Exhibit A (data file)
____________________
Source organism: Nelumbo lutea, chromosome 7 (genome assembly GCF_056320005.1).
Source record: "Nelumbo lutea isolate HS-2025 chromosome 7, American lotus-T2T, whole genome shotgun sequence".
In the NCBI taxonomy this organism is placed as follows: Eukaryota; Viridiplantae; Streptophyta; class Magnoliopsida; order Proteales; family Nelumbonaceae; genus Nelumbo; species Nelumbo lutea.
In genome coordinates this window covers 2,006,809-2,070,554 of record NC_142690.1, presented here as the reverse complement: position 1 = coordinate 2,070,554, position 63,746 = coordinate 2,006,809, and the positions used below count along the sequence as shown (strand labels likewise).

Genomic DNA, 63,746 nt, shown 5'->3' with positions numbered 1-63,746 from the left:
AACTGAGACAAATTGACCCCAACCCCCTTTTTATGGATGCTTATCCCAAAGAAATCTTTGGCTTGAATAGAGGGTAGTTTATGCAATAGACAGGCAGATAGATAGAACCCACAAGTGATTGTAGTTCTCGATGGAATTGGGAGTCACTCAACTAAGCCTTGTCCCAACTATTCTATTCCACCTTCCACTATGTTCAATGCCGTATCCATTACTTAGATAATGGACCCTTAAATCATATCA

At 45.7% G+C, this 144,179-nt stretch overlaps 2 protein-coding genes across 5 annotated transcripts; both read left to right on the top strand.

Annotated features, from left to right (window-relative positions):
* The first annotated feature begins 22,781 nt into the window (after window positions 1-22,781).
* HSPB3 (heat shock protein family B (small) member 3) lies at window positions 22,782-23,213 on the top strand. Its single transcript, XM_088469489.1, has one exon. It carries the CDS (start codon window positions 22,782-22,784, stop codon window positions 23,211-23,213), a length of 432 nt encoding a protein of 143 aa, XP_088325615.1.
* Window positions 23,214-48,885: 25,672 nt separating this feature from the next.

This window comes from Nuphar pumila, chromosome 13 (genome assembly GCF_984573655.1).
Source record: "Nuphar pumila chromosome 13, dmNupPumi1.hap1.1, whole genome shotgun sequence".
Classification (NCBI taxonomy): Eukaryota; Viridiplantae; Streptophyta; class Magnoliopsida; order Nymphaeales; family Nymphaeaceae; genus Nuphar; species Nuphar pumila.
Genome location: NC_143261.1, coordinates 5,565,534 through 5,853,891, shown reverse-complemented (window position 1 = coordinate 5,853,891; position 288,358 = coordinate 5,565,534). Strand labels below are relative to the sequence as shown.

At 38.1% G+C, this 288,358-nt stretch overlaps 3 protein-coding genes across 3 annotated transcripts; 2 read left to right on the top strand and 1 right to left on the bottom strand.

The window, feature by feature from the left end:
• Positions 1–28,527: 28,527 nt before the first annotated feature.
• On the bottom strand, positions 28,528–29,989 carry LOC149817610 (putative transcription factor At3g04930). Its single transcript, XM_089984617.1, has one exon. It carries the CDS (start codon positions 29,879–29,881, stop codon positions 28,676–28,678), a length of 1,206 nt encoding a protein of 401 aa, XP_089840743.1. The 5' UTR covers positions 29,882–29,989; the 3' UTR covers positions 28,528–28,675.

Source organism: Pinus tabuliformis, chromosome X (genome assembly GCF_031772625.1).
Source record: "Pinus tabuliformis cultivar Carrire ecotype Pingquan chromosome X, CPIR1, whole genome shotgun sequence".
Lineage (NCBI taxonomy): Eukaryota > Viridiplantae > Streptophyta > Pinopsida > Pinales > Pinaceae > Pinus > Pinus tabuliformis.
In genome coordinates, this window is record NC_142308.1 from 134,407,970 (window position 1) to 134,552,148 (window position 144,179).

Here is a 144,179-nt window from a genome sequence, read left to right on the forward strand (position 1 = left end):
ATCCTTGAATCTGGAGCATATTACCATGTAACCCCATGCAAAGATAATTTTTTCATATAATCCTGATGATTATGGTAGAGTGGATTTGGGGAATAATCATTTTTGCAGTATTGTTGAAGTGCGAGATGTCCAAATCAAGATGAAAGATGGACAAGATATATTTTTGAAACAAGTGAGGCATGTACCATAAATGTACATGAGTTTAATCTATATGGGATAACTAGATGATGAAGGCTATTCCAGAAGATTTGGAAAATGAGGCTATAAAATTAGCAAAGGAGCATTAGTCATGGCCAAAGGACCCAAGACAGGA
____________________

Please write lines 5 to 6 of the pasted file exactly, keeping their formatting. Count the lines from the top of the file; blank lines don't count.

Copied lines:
Genomic DNA, 63,746 nt, shown 5'->3' with positions numbered 1-63,746 from the left:
AACTGAGACAAATTGACCCCAACCCCCTTTTTATGGATGCTTATCCCAAAGAAATCTTTGGCTTGAATAGAGGGTAGTTTATGCAATAGACAGGCAGATAGATAGAACCCACAAGTGATTGTAGTTCTCGATGGAATTGGGAGTCACTCAACTAAGCCTTGTCCCAACTATTCTATTCCACCTTCCACTATGTTCAATGCCGTATCCATTACTTAGATAATGGACCCTTAAATCATATCA